Sacred Bond not only fills a need for literature on Reformed covenant theology for lay people in the English-speaking world, but also does its part in spreading these teachings around the globe. It has already been published in Chinese, Korean, Italian, and Spanish. Now a host of other believers can benefit from this excellent treatment and learn of these doctrines of the covenant and of the triune God’s revealed faithful work.

Michael Brown and Zach Keele have done a tremendous job with this short-but-deep, praiseworthy book. But as the pages of this work will tell you, and the authors would affirm as well, one can only respond to reading the marvelous truths contained therein with praise to the Father, the Son, and the Holy Spirit—the God who faithfully keeps covenant.


  1. Meredith Kline sees this connection as the end-all be-all of Scripture’s authority proof, to which I agree. The Structure of Biblical Authority (Eugene, OR: Wipf & Stock, 1997).
  2. Adapted from Michael Horton, Introducing Covenant Theology (Grand Rapids, MI: Baker Books, 2009), 23–8. In Kingdom Prologue, Part I–Section A, Meredith Kline details this development of the treaty-covenant in Genesis 1–3; Meredith Kline, Kingdom Prologue (Eugene, OR: Wipf & Stock, 2006).
  3. J. V. Fesko, The Trinity and the Covenant of Redemption (Ross-shire, GB: Mentor, 2016), 131–40.
  4. The one exception is the Noahic covenant that God made with all creation. After the waters receded and the dry ground appeared, God renews another covenant with all of creation, not to destroy it again with a deluge. As the authors helpfully explain, this is sovereign graciousness, but not redemptive grace.
  5. See also Kline, Kingdom Prologue, 332.
  6. This applies to the believer in inaugurated blessings and future-consummated blessings: “We will not become heirs in the future––we are that now.” S. M. Baugh, The Majesty on High (Self-published, 2017), 140.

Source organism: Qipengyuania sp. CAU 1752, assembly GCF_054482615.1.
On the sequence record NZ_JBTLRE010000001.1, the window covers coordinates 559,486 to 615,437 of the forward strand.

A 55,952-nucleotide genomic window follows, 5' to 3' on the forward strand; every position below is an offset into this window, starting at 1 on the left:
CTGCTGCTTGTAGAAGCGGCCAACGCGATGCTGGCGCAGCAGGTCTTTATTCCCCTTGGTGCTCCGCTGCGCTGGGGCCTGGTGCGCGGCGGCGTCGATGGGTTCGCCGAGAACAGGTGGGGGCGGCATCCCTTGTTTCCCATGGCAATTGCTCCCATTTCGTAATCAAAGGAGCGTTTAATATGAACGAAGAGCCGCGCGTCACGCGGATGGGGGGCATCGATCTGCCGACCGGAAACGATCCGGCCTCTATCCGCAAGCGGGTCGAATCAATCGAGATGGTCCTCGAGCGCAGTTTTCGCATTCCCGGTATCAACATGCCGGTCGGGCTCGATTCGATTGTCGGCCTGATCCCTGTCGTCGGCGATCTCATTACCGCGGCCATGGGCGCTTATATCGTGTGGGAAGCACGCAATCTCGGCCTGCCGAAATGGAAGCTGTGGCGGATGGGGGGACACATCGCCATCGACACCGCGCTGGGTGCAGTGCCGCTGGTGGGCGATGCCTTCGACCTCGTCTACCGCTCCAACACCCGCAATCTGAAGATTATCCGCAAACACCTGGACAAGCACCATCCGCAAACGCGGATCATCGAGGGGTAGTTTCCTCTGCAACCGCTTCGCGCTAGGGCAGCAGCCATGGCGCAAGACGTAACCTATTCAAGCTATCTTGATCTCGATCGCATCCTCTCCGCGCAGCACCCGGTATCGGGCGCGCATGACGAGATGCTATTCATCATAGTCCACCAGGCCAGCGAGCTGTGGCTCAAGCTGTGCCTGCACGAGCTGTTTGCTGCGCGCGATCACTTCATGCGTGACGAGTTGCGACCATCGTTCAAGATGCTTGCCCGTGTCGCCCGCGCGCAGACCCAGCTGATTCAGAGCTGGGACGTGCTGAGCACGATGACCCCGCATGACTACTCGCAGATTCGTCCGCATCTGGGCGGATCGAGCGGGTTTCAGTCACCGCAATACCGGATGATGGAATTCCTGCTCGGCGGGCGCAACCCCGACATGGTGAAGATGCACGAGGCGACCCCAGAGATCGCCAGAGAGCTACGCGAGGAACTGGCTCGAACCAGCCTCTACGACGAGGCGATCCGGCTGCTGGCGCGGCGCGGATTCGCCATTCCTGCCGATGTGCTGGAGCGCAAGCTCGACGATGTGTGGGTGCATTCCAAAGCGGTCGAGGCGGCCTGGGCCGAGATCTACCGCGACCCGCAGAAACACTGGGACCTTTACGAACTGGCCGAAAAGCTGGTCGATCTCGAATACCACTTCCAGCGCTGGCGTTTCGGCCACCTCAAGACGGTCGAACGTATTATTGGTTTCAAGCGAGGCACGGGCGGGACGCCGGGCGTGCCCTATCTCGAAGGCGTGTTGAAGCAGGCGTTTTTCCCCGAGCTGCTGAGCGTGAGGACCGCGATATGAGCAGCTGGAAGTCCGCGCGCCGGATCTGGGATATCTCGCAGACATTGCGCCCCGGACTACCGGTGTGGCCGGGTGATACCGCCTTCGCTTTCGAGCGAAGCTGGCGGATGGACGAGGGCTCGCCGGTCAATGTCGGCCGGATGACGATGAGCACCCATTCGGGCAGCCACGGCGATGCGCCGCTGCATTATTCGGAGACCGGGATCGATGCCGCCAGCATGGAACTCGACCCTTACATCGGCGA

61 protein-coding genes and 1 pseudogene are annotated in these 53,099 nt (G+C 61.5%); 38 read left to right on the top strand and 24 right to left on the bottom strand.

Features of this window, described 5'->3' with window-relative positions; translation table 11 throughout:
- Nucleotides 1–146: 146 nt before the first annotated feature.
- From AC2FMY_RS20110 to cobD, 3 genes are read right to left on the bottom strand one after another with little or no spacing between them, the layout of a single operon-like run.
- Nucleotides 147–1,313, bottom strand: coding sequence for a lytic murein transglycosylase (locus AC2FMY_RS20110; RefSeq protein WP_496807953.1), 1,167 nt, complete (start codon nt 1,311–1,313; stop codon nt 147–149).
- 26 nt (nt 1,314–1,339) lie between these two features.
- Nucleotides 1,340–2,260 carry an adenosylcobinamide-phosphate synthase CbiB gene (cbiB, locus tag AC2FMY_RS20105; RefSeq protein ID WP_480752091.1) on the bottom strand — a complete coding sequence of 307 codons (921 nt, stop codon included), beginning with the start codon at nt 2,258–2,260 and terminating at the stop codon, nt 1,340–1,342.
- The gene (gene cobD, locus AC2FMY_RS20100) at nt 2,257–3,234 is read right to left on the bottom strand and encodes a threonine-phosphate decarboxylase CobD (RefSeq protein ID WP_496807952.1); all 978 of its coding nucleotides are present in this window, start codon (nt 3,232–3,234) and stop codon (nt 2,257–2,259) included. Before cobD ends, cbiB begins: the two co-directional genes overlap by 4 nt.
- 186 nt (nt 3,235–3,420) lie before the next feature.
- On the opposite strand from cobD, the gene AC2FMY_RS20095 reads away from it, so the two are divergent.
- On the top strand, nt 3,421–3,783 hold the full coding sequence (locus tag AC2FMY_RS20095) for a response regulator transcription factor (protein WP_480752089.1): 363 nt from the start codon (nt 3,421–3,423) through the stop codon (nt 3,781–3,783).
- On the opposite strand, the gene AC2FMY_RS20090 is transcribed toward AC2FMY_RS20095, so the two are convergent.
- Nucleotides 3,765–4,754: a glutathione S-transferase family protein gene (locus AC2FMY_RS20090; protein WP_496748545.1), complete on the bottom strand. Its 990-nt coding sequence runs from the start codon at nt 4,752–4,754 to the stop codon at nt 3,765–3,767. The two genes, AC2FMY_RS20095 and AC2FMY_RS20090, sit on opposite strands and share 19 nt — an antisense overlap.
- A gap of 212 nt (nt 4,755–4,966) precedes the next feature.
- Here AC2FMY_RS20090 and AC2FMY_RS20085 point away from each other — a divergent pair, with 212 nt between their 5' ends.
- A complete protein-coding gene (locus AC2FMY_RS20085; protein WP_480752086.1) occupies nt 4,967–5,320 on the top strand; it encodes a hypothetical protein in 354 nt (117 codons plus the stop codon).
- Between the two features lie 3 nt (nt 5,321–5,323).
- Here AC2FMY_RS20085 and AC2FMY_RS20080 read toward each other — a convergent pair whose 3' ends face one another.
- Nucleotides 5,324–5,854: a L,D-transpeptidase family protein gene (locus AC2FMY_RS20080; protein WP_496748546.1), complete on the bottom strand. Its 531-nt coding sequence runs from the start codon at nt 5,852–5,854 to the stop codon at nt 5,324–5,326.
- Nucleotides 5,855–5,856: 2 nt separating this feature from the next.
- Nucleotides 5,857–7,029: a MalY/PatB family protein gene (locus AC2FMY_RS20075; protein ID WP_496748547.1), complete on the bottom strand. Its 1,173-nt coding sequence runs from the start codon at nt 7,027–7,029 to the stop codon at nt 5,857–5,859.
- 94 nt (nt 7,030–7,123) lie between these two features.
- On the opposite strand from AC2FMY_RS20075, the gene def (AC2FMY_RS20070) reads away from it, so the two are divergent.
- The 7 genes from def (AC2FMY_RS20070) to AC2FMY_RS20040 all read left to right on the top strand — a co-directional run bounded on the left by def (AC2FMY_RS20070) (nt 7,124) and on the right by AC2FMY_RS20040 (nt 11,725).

7. Herman Ridderbos, The Coming of the Kingdom (Philadelphia, PA: P&R Publishing, 1962), 518.
  8. Helpful here is Geerhardus Vos, “The Kingdom of God,” in Redemptive History and Biblical Interpretation (Phillipsburg, NJ: P&R Publishing, 1980), 304–16, especially page 315 as summary.
  9. Ridderbos, Coming of the Kingdom, 523.

© Charles Vaughn. All Rights Reserved.

Michael Brown & Zach Keele, Sacred Bond: Covenant Theology Explored (Grandville, MI: Reformed Fellowship Inc., 2017).


Heidelberg Reformation Association
1637 E. Valley Parkway #391
Escondido CA 92027
The HRA is a 501(c)(3) non-profit organization

Subscribe to the Heidelblog today!

Posted by Charles Vaughn | Thursday, March 14, 2024 | Categorized in Covenant Theology, Reviews. Charles Vaughn. Bookmark the permalink.

About Charles Vaughn

Charles lives in San Diego county with his wife and four covenant children. He has a B.A. in Biblical & Theological Studies from Regent University and an M.A. in both Biblical and Theological Studies from Westminster Seminary California. Charles works as a Junior High history teacher at a Christian school in Escondido, CA.


  1. Just a dumb question here… why are we seeing this 3 Covenant model emerging when the Westminster states clearly 2 ?

    • Mike,

      What makes you think that? The Pactum Salutis was widely taught, including some prominent Divines, when the Confession was framed.

      Many see it implied in the Confession. Its omission was a major and unfortunate revision of Reformed theology.

      Consider these sections of chapter 8:

      3. The Lord Jesus, in his human nature thus united to the divine, was sanctified, and anointed with the Holy Spirit, above measure, having in him all the treasures of wisdom and knowledge; in whom it pleased the Father that all fullness should dwell; to the end that, being holy, harmless, undefiled, and full of grace and truth, he might be thoroughly furnished to execute the office of a mediator, and surety. Which office he took not unto himself, but was thereunto called by his Father, who put all power and judgment into his hand, and gave him commandment to execute the same.

      4. This office the Lord Jesus did most willingly undertake; which that he might discharge, he was made under the law, and did perfectly fulfill it; endured most grievous torments immediately in his soul, and most painful sufferings in his body; was crucified, and died, was buried, and remained under the power of death, yet saw no corruption. On the third day he arose from the dead, with the same body in which he suffered, with which also he ascended into heaven, and there sitteth at the right hand of his Father, making intercession, and shall return, to judge men and angels, at the end of the world.

      5. The Lord Jesus, by his perfect obedience, and sacrifice of himself, which he, through the eternal Spirit, once offered up unto God, hath fully satisfied the justice of his Father; and purchased, not only reconciliation, but an everlasting inheritance in the kingdom of heaven, for all those whom the Father hath given unto him.